The game's core mechanic is, of course, the trick-filled surfing action, and with little else to pad out its obvious deficiencies, Surf's Up and its gameplay promptly fall flat before the end of the opening competition in Shiverpool. Basic doesn't even begin to describe the mandatory gate navigation and execution of tricks as players attack successive waves, grab some big air, spin and somersault, ride rolling tubes, achieve speed boosts, grind along icebergs, smash through obstacles, and collect scattered items that grant access to new levels. It's all reliably shallow single-button simplicity that doesn't even require nimble-fingered combinations to pull off super moves that at least make the player feel as though they're earning their progression.
Graphically speaking, it's difficult for Surf's Up to push any specific boundaries, not least because its levels are largely presented and delivered through a near-identical formula: travelling into the screen while whipping your chosen character and board into the onrushing waves and amassing trick points along the way. There are only so many sweeping backgrounds and secondary interactive objects that can be worked in around that kind of repetitious gameplay. While the lack of original creativity can perhaps be forgiven under the circumstances, the water effects in Surf's Up really aren't what they should be given that they're the single most constant visual element throughout the game. In terms of achievement (or lack thereof) all the aesthetic touches and atmospheric effects - just like the game on the whole - adequately cover the basics, which is pretty disappointing based on the power and potential of the Xbox 360, not to mention the reputation of Ubisoft.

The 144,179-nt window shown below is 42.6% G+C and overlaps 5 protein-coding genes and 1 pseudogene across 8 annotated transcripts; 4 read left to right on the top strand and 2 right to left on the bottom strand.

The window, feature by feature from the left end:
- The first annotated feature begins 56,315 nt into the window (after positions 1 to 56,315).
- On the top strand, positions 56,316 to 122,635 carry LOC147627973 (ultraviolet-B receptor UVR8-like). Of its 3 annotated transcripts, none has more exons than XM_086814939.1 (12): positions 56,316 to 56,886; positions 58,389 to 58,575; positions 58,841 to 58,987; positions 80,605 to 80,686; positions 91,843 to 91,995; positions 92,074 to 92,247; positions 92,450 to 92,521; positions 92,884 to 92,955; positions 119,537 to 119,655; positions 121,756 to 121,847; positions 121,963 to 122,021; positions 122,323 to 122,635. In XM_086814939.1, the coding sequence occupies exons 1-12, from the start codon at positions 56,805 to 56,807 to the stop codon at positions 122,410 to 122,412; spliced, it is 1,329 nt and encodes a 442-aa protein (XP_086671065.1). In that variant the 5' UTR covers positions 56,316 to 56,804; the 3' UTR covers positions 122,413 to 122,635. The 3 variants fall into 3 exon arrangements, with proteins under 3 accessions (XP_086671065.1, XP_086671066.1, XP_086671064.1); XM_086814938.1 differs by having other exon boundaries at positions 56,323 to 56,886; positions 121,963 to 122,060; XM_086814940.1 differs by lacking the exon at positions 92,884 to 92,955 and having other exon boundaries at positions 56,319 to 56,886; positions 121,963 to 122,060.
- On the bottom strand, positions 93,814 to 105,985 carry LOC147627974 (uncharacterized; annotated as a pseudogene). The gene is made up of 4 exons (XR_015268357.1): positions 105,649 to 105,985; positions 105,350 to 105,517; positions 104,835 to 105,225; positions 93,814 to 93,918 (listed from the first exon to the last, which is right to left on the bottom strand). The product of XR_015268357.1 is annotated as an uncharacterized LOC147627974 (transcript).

The overall presentation and gameplay may not be particularly memorable, but the cartoon characterisations borrowed from the source material are certainly appealing in a safe, sterile, and kid-friendly non-offensive kind of way. Yet, any opportunity the game offers players to become attached to its wide-ranging and likeable cast is abruptly undermined by its shocking lack of longevity. Indeed, at least most Hollywood tie-ins try to justify their full-price label with a healthy chunk of game time, but not Surf's Up. Perhaps Ubisoft simply ran out of ideas with a concept that offers so little scope, but even a novice gamer will be able to put pay to Surf's Up in the best part of three or four hours. Slapping on a banal jungle-based 'leaf sliding' mini-game and a multiplayer mode in no way excuses the shameless single-player brevity in Surf's Up.
Ultimately, while the likes of The Darkness and BioShock have hit the Xbox 360 this summer and brought huge helpings of double-digit gameplay hours with them (not to mention tremendous standout gameplay), time and time again licensed Hollywood mediocrity has sullied their efforts to evolve the gaming industry. Consider this reviewer's naïve attitude and eternally hopeful gullibility well and truly slaughtered and replaced by a seething and consuming hatred of anything that gets unceremoniously squeezed out of Hollywood's all-profit-no-quality bunghole.
A note to the editor: Please, no more. 54%